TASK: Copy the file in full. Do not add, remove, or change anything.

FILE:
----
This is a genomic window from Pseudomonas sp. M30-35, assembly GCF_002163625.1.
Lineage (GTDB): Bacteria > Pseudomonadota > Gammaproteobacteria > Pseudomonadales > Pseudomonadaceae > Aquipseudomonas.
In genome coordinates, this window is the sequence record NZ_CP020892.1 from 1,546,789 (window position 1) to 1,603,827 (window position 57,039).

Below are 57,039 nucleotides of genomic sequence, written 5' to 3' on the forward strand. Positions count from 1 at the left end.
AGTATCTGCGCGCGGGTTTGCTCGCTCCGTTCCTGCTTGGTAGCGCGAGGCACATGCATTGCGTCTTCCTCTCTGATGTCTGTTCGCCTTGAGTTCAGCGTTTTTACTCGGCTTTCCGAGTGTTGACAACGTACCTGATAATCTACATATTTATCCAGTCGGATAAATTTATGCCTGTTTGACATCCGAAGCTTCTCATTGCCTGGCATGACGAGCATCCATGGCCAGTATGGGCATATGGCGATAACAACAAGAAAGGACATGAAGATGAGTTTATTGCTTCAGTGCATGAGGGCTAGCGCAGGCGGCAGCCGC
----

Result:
This is a genomic window from Pseudomonas sp. M30-35, assembly GCF_002163625.1.
Lineage (GTDB): Bacteria > Pseudomonadota > Gammaproteobacteria > Pseudomonadales > Pseudomonadaceae > Aquipseudomonas.
In genome coordinates, this window is the sequence record NZ_CP020892.1 from 1,546,789 (window position 1) to 1,603,827 (window position 57,039).

Below are 57,039 nucleotides of genomic sequence, written 5' to 3' on the forward strand. Positions count from 1 at the left end.
AGTATCTGCGCGCGGGTTTGCTCGCTCCGTTCCTGCTTGGTAGCGCGAGGCACATGCATTGCGTCTTCCTCTCTGATGTCTGTTCGCCTTGAGTTCAGCGTTTTTACTCGGCTTTCCGAGTGTTGACAACGTACCTGATAATCTACATATTTATCCAGTCGGATAAATTTATGCCTGTTTGACATCCGAAGCTTCTCATTGCCTGGCATGACGAGCATCCATGGCCAGTATGGGCATATGGCGATAACAACAAGAAAGGACATGAAGATGAGTTTATTGCTTCAGTGCATGAGGGCTAGCGCAGGCGGCAGCCGC